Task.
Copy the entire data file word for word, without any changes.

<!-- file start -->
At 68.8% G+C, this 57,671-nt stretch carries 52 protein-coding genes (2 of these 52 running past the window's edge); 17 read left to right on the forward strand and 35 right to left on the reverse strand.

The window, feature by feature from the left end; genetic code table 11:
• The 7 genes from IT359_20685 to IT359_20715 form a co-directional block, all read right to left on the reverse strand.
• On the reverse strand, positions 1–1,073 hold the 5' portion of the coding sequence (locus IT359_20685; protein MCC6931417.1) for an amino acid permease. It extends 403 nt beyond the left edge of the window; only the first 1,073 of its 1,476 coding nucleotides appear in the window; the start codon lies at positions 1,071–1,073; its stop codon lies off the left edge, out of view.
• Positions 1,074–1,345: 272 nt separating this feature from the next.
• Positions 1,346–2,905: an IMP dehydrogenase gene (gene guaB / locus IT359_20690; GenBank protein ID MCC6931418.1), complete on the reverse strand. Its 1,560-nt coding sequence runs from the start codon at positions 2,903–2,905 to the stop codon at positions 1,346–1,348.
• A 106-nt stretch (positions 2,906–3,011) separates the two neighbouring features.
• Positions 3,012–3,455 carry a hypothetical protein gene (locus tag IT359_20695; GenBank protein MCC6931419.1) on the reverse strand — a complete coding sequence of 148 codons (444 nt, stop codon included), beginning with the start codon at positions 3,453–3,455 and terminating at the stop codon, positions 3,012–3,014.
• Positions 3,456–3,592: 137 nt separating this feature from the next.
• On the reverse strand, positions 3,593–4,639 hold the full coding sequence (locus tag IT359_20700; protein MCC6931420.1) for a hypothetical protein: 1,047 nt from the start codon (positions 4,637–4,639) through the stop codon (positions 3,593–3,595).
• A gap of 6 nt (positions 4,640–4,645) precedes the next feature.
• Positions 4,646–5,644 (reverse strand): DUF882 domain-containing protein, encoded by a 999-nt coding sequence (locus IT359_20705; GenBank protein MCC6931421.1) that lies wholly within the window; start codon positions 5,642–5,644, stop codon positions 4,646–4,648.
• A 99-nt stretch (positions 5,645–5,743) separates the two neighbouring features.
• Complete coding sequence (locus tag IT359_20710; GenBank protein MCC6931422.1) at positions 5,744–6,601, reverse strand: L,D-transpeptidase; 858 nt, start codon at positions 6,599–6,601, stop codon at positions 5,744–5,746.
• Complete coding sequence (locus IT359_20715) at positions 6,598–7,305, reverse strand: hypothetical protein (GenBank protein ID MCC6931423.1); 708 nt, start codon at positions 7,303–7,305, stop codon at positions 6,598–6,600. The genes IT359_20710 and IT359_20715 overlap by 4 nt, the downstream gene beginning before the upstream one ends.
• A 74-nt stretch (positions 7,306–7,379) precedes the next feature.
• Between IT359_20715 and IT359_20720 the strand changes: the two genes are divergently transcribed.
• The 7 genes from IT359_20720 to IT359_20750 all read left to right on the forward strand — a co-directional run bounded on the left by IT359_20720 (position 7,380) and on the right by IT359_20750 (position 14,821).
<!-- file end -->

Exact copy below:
At 68.8% G+C, this 57,671-nt stretch carries 52 protein-coding genes (2 of these 52 running past the window's edge); 17 read left to right on the forward strand and 35 right to left on the reverse strand.

The window, feature by feature from the left end; genetic code table 11:
• The 7 genes from IT359_20685 to IT359_20715 form a co-directional block, all read right to left on the reverse strand.
• On the reverse strand, positions 1–1,073 hold the 5' portion of the coding sequence (locus IT359_20685; protein MCC6931417.1) for an amino acid permease. It extends 403 nt beyond the left edge of the window; only the first 1,073 of its 1,476 coding nucleotides appear in the window; the start codon lies at positions 1,071–1,073; its stop codon lies off the left edge, out of view.
• Positions 1,074–1,345: 272 nt separating this feature from the next.
• Positions 1,346–2,905: an IMP dehydrogenase gene (gene guaB / locus IT359_20690; GenBank protein ID MCC6931418.1), complete on the reverse strand. Its 1,560-nt coding sequence runs from the start codon at positions 2,903–2,905 to the stop codon at positions 1,346–1,348.
• A 106-nt stretch (positions 2,906–3,011) separates the two neighbouring features.
• Positions 3,012–3,455 carry a hypothetical protein gene (locus tag IT359_20695; GenBank protein MCC6931419.1) on the reverse strand — a complete coding sequence of 148 codons (444 nt, stop codon included), beginning with the start codon at positions 3,453–3,455 and terminating at the stop codon, positions 3,012–3,014.
• Positions 3,456–3,592: 137 nt separating this feature from the next.
• On the reverse strand, positions 3,593–4,639 hold the full coding sequence (locus tag IT359_20700; protein MCC6931420.1) for a hypothetical protein: 1,047 nt from the start codon (positions 4,637–4,639) through the stop codon (positions 3,593–3,595).
• A gap of 6 nt (positions 4,640–4,645) precedes the next feature.
• Positions 4,646–5,644 (reverse strand): DUF882 domain-containing protein, encoded by a 999-nt coding sequence (locus IT359_20705; GenBank protein MCC6931421.1) that lies wholly within the window; start codon positions 5,642–5,644, stop codon positions 4,646–4,648.
• A 99-nt stretch (positions 5,645–5,743) separates the two neighbouring features.
• Complete coding sequence (locus tag IT359_20710; GenBank protein MCC6931422.1) at positions 5,744–6,601, reverse strand: L,D-transpeptidase; 858 nt, start codon at positions 6,599–6,601, stop codon at positions 5,744–5,746.
• Complete coding sequence (locus IT359_20715) at positions 6,598–7,305, reverse strand: hypothetical protein (GenBank protein ID MCC6931423.1); 708 nt, start codon at positions 7,303–7,305, stop codon at positions 6,598–6,600. The genes IT359_20710 and IT359_20715 overlap by 4 nt, the downstream gene beginning before the upstream one ends.
• A 74-nt stretch (positions 7,306–7,379) precedes the next feature.
• Between IT359_20715 and IT359_20720 the strand changes: the two genes are divergently transcribed.
• The 7 genes from IT359_20720 to IT359_20750 all read left to right on the forward strand — a co-directional run bounded on the left by IT359_20720 (position 7,380) and on the right by IT359_20750 (position 14,821).